The word ‘Moorilla’ means ‘rock by the water’ in various Aboriginal dialects. For thousands of years, the Moorilla site was home to the Tasmanian Aboriginal Mouheneenner People.
In 1948, Italian émigré and textile merchant Claudio Alcorso purchased a nineteen-hectare plot of land on what was known as Frying Pan Island – ‘a neglected orchard’ of ‘unkempt, unpruned apple and pear trees’ with a riverbank overhung with casuarina trees. This would become Moorilla with the first grapevines planted in 1958 and first vintage in 1962.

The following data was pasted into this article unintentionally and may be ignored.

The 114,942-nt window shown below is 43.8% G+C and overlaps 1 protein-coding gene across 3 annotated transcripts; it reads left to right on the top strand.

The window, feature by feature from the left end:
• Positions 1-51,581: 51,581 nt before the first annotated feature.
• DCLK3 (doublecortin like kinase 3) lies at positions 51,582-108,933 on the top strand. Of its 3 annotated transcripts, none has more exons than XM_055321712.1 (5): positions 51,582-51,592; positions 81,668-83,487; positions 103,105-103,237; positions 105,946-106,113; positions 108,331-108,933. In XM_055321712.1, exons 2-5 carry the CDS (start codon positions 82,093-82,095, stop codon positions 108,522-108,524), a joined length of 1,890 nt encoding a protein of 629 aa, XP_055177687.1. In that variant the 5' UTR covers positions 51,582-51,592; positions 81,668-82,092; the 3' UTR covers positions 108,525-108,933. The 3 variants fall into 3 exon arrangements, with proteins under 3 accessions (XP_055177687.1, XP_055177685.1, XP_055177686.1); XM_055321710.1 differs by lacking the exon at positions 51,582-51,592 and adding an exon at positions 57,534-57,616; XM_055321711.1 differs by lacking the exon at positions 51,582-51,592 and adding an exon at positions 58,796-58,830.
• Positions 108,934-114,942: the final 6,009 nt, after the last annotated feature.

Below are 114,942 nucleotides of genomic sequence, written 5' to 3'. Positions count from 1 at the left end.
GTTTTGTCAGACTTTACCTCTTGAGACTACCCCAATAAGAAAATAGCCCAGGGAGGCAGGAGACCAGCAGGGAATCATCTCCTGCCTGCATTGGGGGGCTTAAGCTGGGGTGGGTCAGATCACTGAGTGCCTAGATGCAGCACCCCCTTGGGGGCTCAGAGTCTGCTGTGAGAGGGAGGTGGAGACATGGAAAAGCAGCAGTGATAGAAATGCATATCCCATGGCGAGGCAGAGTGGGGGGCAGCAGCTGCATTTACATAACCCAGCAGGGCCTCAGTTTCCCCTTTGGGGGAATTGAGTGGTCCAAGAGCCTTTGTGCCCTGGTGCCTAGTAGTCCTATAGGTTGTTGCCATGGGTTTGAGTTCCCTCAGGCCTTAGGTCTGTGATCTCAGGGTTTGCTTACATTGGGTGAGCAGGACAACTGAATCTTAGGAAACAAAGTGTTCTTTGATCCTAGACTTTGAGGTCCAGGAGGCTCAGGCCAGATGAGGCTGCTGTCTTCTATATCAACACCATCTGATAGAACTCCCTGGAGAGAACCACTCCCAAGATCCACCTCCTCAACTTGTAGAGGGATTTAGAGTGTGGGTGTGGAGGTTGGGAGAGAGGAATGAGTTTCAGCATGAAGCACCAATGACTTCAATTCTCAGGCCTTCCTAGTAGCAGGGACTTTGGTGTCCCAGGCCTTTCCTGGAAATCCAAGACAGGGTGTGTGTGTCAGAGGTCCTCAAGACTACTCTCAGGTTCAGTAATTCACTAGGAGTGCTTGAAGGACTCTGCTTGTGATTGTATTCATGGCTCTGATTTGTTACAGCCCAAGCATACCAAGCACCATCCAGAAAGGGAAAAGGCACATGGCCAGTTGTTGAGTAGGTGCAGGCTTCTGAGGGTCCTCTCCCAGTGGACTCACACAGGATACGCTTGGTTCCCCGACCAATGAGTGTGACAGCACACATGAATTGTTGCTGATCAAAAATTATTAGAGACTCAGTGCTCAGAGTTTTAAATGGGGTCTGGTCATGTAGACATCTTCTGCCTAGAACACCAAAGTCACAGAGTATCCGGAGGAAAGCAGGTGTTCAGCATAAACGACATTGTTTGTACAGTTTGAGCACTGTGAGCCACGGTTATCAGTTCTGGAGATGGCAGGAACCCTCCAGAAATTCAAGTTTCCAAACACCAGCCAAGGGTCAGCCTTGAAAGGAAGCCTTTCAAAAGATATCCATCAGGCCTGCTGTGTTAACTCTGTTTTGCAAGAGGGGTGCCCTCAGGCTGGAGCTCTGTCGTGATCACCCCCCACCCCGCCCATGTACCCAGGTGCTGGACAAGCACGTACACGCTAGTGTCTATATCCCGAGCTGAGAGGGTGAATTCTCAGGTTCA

David Walsh purchased Moorilla in 1995 and Canadian ‘wild child’ Conor van der Reest took the helm as chief winemaker in 2007, championing the terroir of Moorilla’s vineyards, kick-started an ambitious cellaring program (cultivating wines with maturity) and helped design Moorilla’s new winery (a state-of- the-art facility).
Moorilla own two very different cool climate vineyards: Moorilla in the south (just north of Hobart and the same site as Mona) and St Matthias in the north (15kms outside of Launceston).